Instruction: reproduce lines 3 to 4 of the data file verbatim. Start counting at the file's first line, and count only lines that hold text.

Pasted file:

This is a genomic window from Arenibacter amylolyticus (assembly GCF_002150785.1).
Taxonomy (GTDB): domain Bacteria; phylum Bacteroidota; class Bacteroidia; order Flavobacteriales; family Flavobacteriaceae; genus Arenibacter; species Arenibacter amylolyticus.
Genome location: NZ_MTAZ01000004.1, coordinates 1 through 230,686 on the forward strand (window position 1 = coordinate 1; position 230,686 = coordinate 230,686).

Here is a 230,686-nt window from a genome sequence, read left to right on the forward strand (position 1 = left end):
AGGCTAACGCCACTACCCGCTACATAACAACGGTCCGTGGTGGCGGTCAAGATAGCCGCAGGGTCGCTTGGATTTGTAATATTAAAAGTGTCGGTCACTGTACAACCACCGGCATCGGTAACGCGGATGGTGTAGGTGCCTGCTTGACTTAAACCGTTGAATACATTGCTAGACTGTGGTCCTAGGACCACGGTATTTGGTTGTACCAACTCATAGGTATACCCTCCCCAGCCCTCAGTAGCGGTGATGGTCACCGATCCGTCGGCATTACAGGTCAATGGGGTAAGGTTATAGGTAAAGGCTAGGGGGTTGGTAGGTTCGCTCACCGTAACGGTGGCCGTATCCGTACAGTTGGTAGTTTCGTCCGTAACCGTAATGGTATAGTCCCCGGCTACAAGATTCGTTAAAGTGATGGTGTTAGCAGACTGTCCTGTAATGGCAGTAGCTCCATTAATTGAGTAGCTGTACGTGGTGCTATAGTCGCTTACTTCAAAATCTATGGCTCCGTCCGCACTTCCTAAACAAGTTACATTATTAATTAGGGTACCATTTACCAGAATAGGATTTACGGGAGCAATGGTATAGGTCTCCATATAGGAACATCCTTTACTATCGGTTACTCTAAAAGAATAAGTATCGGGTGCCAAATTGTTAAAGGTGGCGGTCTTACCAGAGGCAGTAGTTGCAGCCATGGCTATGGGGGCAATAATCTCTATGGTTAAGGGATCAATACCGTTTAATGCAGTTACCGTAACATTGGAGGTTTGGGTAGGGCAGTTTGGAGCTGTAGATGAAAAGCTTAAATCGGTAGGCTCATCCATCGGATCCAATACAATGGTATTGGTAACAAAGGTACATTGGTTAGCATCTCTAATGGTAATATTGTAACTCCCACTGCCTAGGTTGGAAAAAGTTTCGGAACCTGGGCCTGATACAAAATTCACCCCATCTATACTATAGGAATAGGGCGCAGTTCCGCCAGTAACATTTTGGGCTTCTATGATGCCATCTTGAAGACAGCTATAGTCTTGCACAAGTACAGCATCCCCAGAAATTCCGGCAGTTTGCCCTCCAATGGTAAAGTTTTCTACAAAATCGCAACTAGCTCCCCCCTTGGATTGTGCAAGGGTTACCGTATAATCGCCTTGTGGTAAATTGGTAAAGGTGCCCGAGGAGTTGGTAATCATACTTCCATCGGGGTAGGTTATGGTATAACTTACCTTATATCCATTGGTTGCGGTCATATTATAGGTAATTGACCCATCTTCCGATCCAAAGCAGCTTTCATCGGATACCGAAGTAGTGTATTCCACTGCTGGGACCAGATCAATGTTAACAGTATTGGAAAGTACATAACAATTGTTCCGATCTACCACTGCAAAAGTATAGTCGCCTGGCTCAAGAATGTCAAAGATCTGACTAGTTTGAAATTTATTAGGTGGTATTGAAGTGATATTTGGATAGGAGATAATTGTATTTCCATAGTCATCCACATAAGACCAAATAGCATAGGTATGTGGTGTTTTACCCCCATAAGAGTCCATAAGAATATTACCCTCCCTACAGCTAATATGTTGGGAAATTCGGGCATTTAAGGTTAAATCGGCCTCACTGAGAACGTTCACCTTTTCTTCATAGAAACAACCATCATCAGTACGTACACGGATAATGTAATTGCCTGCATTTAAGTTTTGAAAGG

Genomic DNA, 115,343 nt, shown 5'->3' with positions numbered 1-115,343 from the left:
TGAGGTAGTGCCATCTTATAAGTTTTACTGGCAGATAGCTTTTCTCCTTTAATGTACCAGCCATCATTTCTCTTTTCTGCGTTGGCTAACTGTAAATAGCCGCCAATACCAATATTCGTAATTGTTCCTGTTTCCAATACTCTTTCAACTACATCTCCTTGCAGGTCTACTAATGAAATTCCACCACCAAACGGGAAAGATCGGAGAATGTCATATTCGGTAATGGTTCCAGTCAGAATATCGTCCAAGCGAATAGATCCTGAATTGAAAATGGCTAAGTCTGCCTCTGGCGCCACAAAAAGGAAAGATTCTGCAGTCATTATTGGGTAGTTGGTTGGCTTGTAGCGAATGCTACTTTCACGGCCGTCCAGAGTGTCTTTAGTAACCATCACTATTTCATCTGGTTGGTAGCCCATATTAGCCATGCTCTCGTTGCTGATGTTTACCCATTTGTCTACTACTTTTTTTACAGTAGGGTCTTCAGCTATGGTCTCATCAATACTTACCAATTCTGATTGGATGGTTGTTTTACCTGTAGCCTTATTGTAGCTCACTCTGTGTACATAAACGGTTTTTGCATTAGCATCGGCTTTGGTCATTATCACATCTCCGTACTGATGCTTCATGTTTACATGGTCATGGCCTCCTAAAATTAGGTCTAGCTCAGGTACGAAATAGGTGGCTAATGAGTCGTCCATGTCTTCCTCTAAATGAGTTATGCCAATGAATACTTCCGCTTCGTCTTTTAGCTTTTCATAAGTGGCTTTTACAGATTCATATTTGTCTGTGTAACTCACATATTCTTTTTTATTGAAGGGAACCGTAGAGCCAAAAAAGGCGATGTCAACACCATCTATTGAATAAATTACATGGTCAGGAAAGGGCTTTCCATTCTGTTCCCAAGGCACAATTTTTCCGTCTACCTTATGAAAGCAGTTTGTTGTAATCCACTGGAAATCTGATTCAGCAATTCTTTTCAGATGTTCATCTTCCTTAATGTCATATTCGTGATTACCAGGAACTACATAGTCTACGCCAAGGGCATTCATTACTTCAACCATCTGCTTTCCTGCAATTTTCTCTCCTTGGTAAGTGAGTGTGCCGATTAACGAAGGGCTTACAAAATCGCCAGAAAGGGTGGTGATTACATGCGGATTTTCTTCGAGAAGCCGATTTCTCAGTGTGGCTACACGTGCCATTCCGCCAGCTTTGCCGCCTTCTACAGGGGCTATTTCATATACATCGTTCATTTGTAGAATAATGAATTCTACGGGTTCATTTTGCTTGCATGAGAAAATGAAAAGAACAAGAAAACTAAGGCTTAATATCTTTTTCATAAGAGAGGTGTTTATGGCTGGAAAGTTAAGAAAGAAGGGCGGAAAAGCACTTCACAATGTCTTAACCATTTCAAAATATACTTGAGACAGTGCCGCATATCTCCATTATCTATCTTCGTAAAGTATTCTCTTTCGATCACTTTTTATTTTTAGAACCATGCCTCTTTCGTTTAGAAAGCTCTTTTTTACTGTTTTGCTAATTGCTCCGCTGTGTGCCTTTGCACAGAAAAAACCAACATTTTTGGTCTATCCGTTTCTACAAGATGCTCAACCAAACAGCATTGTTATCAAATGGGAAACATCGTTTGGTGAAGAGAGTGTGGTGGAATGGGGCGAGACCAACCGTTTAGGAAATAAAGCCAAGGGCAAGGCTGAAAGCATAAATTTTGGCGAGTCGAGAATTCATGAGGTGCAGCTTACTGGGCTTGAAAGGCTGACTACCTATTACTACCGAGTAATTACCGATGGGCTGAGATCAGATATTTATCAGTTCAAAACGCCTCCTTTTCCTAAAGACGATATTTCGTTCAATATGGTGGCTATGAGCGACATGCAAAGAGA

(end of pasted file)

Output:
Genome location: NZ_MTAZ01000004.1, coordinates 1 through 230,686 on the forward strand (window position 1 = coordinate 1; position 230,686 = coordinate 230,686).

Here is a 230,686-nt window from a genome sequence, read left to right on the forward strand (position 1 = left end):